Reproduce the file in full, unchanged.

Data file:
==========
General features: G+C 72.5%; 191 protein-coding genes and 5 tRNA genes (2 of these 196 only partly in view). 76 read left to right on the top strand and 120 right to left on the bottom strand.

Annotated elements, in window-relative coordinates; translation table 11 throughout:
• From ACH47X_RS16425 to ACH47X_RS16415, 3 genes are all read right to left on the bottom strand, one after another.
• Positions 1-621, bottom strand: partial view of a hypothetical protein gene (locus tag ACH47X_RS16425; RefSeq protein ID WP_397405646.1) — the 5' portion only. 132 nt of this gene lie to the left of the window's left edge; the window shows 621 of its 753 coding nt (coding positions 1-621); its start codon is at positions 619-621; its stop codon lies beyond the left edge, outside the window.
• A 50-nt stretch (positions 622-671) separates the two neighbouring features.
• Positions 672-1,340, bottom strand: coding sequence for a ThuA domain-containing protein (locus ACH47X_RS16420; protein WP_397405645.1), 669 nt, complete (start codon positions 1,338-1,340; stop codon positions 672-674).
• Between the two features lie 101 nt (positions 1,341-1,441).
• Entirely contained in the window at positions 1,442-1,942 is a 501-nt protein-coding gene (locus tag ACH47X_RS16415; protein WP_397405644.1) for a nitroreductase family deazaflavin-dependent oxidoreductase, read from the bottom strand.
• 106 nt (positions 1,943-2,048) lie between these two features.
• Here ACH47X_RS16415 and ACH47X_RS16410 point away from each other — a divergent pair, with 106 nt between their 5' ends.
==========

General features: G+C 72.5%; 191 protein-coding genes and 5 tRNA genes (2 of these 196 only partly in view). 76 read left to right on the top strand and 120 right to left on the bottom strand.

Annotated elements, in window-relative coordinates; translation table 11 throughout:
• From ACH47X_RS16425 to ACH47X_RS16415, 3 genes are all read right to left on the bottom strand, one after another.
• Positions 1-621, bottom strand: partial view of a hypothetical protein gene (locus tag ACH47X_RS16425; RefSeq protein ID WP_397405646.1) — the 5' portion only. 132 nt of this gene lie to the left of the window's left edge; the window shows 621 of its 753 coding nt (coding positions 1-621); its start codon is at positions 619-621; its stop codon lies beyond the left edge, outside the window.
• A 50-nt stretch (positions 622-671) separates the two neighbouring features.
• Positions 672-1,340, bottom strand: coding sequence for a ThuA domain-containing protein (locus ACH47X_RS16420; protein WP_397405645.1), 669 nt, complete (start codon positions 1,338-1,340; stop codon positions 672-674).
• Between the two features lie 101 nt (positions 1,341-1,441).
• Entirely contained in the window at positions 1,442-1,942 is a 501-nt protein-coding gene (locus tag ACH47X_RS16415; protein WP_397405644.1) for a nitroreductase family deazaflavin-dependent oxidoreductase, read from the bottom strand.
• 106 nt (positions 1,943-2,048) lie between these two features.
• Here ACH47X_RS16415 and ACH47X_RS16410 point away from each other — a divergent pair, with 106 nt between their 5' ends.